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I am trying to clarify what is the more relevant and appropriate quantity for a discount security / zero-coupon bond, that is defined by a face value, FV, a present value, PV and a time to maturity, t, (in years)

1) the bond equivalent yield is defined as:

[(FV - PV) / PV] * (365 / # of days between maturity and today)

this rate can then be re-expressed in other terms, i.e. semiannual compounding, etc

2) the yield to maturity is defined as:

[FV/PV] ^ (1/t) -1

these numbers will be equivalent in the case where it is a 1 year security which counts as 365 days, but otherwise the 2 give different results, and it seems to be more of an issue when the security is less than one year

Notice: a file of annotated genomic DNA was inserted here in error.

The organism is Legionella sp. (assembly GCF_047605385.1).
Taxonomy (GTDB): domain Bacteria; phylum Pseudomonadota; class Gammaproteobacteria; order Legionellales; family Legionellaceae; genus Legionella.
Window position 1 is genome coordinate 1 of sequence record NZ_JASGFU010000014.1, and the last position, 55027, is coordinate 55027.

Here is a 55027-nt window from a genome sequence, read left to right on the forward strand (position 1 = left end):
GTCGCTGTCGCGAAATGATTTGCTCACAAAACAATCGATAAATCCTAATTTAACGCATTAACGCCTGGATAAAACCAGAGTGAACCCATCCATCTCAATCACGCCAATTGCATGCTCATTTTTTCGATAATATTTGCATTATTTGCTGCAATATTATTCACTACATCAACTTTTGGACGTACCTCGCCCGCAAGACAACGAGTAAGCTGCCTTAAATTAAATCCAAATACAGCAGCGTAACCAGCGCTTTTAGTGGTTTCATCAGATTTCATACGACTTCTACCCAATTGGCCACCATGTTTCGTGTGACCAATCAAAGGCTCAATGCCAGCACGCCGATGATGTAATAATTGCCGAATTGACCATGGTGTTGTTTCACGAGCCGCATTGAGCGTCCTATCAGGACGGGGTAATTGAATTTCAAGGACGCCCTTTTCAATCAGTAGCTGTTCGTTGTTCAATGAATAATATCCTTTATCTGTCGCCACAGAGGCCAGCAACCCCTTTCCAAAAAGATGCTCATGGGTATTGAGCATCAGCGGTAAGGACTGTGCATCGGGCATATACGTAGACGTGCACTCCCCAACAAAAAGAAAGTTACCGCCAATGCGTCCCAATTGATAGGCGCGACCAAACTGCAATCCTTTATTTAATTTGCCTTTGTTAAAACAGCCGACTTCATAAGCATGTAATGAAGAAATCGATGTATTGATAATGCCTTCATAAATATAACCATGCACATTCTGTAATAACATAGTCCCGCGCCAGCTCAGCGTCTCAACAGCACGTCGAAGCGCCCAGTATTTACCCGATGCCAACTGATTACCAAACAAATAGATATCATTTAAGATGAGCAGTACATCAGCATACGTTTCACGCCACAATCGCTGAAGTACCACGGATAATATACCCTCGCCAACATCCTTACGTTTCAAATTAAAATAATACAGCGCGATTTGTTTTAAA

so, i am wondering, when is it correct to use either of these definitions?

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(1) corresponds to simple interest and (2) to compound interest.

For instance, Canadian treasury bills are based on simple interest (see Broverman's book Mathematics of investment and credit).

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